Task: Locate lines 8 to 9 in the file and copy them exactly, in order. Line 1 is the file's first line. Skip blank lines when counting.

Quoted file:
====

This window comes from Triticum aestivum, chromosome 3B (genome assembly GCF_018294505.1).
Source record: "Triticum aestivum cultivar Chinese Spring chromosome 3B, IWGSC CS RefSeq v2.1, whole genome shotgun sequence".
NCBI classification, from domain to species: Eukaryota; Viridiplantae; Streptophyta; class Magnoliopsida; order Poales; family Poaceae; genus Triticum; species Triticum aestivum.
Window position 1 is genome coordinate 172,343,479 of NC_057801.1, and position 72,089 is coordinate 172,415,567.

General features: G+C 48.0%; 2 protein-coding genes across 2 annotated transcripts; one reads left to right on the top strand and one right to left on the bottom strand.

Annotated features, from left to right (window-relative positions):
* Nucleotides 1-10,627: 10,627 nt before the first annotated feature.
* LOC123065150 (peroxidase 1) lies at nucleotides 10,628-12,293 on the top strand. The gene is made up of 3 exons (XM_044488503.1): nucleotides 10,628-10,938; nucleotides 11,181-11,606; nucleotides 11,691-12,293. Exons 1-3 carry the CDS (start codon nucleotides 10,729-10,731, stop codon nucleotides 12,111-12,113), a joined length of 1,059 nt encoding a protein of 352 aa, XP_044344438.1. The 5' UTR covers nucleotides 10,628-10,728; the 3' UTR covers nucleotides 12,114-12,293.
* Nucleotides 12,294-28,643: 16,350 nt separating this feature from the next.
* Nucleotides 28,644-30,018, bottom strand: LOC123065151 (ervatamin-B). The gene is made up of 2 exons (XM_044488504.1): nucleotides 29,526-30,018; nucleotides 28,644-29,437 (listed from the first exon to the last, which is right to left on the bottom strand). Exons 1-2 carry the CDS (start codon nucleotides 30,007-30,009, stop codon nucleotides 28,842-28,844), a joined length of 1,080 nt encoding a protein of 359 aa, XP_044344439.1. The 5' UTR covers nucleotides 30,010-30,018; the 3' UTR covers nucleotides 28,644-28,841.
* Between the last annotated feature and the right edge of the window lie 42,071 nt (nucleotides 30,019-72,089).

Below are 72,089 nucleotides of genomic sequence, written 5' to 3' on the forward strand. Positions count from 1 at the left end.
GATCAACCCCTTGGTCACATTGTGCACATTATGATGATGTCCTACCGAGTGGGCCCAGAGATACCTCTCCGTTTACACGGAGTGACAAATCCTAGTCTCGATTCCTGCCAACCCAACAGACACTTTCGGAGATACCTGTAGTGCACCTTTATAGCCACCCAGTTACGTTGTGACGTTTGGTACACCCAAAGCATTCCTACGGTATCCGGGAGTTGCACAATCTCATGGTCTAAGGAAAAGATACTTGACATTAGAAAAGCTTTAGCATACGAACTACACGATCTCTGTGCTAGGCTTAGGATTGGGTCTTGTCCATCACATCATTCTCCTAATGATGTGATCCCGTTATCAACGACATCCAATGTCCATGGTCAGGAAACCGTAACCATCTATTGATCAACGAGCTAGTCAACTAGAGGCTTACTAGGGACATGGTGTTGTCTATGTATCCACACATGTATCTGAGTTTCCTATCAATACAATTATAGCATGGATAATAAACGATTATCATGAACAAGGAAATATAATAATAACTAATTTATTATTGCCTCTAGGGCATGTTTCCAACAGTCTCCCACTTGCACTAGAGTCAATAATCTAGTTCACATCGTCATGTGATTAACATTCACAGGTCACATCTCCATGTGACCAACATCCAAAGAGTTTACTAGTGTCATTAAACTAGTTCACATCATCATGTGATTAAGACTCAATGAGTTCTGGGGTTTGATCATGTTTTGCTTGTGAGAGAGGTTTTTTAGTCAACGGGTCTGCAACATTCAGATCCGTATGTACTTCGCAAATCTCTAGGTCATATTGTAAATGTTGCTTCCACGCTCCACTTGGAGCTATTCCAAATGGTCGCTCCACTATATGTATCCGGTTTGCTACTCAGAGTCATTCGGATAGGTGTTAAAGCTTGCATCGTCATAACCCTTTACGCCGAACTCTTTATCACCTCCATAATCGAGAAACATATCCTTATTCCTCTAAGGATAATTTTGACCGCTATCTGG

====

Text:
* LOC123065150 (peroxidase 1) lies at nucleotides 10,628-12,293 on the top strand. The gene is made up of 3 exons (XM_044488503.1): nucleotides 10,628-10,938; nucleotides 11,181-11,606; nucleotides 11,691-12,293. Exons 1-3 carry the CDS (start codon nucleotides 10,729-10,731, stop codon nucleotides 12,111-12,113), a joined length of 1,059 nt encoding a protein of 352 aa, XP_044344438.1. The 5' UTR covers nucleotides 10,628-10,728; the 3' UTR covers nucleotides 12,114-12,293.
* Nucleotides 12,294-28,643: 16,350 nt separating this feature from the next.